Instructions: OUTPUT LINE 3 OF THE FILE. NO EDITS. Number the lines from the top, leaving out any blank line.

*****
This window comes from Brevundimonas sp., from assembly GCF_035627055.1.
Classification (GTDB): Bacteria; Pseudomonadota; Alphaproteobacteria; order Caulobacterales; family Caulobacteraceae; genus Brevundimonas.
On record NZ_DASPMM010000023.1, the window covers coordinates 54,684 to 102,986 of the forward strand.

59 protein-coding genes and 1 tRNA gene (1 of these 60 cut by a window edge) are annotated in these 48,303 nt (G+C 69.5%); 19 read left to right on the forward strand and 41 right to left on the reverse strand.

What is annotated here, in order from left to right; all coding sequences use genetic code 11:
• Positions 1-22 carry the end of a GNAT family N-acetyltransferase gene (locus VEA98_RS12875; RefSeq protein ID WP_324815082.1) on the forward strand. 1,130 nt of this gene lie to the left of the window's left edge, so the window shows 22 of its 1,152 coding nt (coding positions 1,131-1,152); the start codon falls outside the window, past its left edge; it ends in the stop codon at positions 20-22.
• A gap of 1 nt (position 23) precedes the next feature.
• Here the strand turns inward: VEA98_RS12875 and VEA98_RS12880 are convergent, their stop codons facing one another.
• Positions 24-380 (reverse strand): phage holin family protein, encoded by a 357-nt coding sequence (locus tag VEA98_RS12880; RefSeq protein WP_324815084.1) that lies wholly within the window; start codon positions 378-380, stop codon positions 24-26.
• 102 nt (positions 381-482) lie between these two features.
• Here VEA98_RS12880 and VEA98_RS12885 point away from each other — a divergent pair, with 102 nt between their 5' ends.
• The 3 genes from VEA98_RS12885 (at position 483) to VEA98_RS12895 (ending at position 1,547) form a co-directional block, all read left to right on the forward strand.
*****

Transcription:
On record NZ_DASPMM010000023.1, the window covers coordinates 54,684 to 102,986 of the forward strand.